Project Length – Approx. 2 x 1 hour sessions

Ages – 5 – 11

For this project, I wanted the children to begin to really look at their faces and question their previous understanding.  I began by providing them with mirrors and asking them to look carefully at their faces. We had a discussion about where the various features are on the face and I showed them how to use a pencil to measure features in relation to each other.  I provided the children with a generic face shape template.  I gave them the choice as to whether they would use this to give them a rough outline to get them started or just go for it by themselves.  Older and more confident children opted to have a go at drawing freehand while others were glad of the template.  On the templates I had marked off thirds on each side and the top and bottom.  Once they had drawn around the template they used these marks as a guide to make small dots on their outline.  Those that hadn’t used the templates had a bit of help to mark off thirds on their drawings.

At this point we looked in the mirror again and talked about how the face fits roughly into the ‘rule of thirds’.  Once again they used pencil measuring to prove to themselves that the eyes are, in fact, a third of the way down the face (many found this hard to believe at first!) and that the bottom of the nose is two thirds from the top.  I showed them how to lightly draw in lines to join the dots up on their face outlines, firstly dividing it into thirds and then adding in the top to bottom line to divide it into sixths.

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We stayed working as a group to get the features in place, with me drawing on my example sheet at the front.  I showed them how to draw the eyes as if they were ‘hanging off’ the first horizontal line.  It is worth reminding them to look carefully at the shape of their eyes when doing this as some children will think they are circular. We added the iris and pupil to the eye and then drew in the nostrils and the bottom on the nose sitting on the second horizontal line.  We divided the final third in half again as  guide as to where the lips should be.  Once again I told them to look carefully in the mirror at their mouths.  They held a pencil straight up from the corners of their mouths to see where it lined up with the eye (be carefully that the sharp end isn’t pointing towards the eye!).  The final part of the group drawing was to get the ears in place.  It is worth looking carefully again here as many children were surprised at the where their ears began and finished!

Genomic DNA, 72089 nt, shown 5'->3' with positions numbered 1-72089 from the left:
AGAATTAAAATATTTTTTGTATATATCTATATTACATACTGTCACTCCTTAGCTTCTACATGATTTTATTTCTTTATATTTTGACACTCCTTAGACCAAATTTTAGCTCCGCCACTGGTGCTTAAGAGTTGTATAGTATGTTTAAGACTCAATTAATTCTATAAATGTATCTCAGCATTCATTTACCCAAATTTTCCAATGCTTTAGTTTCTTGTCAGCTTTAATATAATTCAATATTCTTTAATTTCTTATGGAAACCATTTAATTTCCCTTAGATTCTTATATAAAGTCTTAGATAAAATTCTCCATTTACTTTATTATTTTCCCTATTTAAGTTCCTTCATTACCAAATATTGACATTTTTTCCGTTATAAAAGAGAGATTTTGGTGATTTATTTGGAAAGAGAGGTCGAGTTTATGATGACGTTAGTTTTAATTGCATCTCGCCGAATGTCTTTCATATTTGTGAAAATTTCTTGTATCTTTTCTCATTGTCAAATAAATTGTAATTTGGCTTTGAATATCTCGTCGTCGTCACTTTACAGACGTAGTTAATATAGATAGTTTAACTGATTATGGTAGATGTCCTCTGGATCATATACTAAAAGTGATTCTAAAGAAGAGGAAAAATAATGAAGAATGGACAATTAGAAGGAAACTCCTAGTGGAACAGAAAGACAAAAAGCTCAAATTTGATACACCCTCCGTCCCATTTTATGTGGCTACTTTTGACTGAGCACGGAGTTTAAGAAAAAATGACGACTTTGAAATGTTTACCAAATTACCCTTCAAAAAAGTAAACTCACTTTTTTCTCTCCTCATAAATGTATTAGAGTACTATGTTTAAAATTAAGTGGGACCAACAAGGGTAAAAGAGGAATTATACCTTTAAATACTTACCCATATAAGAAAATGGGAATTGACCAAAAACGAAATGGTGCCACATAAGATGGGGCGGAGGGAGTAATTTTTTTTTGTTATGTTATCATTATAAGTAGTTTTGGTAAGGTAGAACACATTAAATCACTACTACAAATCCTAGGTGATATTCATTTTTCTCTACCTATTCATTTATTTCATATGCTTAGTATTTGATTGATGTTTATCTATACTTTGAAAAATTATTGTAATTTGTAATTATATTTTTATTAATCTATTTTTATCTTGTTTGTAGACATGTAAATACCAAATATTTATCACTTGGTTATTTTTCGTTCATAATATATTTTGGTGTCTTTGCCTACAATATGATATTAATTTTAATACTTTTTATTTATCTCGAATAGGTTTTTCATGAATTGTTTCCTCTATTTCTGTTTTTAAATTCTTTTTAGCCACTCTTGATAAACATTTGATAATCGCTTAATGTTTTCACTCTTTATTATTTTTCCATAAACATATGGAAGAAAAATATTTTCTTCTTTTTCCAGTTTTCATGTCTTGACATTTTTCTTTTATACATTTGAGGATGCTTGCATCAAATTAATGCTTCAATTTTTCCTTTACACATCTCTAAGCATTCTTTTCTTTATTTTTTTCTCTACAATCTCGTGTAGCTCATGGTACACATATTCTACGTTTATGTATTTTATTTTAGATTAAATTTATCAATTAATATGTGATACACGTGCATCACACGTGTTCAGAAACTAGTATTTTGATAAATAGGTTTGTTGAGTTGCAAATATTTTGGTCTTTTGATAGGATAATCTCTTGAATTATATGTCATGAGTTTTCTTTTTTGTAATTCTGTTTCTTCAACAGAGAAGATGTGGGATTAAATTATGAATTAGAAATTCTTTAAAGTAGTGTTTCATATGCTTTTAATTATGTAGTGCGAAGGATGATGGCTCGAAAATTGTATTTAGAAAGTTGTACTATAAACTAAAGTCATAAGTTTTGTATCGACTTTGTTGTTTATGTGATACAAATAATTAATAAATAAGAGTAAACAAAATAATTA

After this guided drawing I let them continue to work on their own, adding in all of the additional details such as hair, eye brows, neck and shoulders.  Most children pretty much had their drawings done by the end of session 1.

In the second session, the main aim was to get the children mixing up skin tones.  I provided them with white, yellow, red and blue ready mixed tempera paint.  To get them started, I did a demonstration at the front in which I showed them how to mix a peachy skin tone and a brown skin skin tone.  They had a look in the mirrors again and we had a chat about what kind of skin tone they each had.  Some less confident or younger children chose to use the tones I had mixed but add to them to make them more personal to them.  Others wanted to challenge themselves to mix the correct tone from scratch, which was great.  Once the skin tone was down they carried on mixing to create their eye and hair colour.  I encouraged children who finished quickly to go back and have a really careful look at their faces and add in more details.  The finishing touch was to add a background colour to really enhance the portrait.

A lot of children found this a challenging project and were on a steep learning curve with regard to really looking and questioning as they draw.  Most were ultimately really pleased with the final results though and they have learnt a lot of new skills to take away.

 

 

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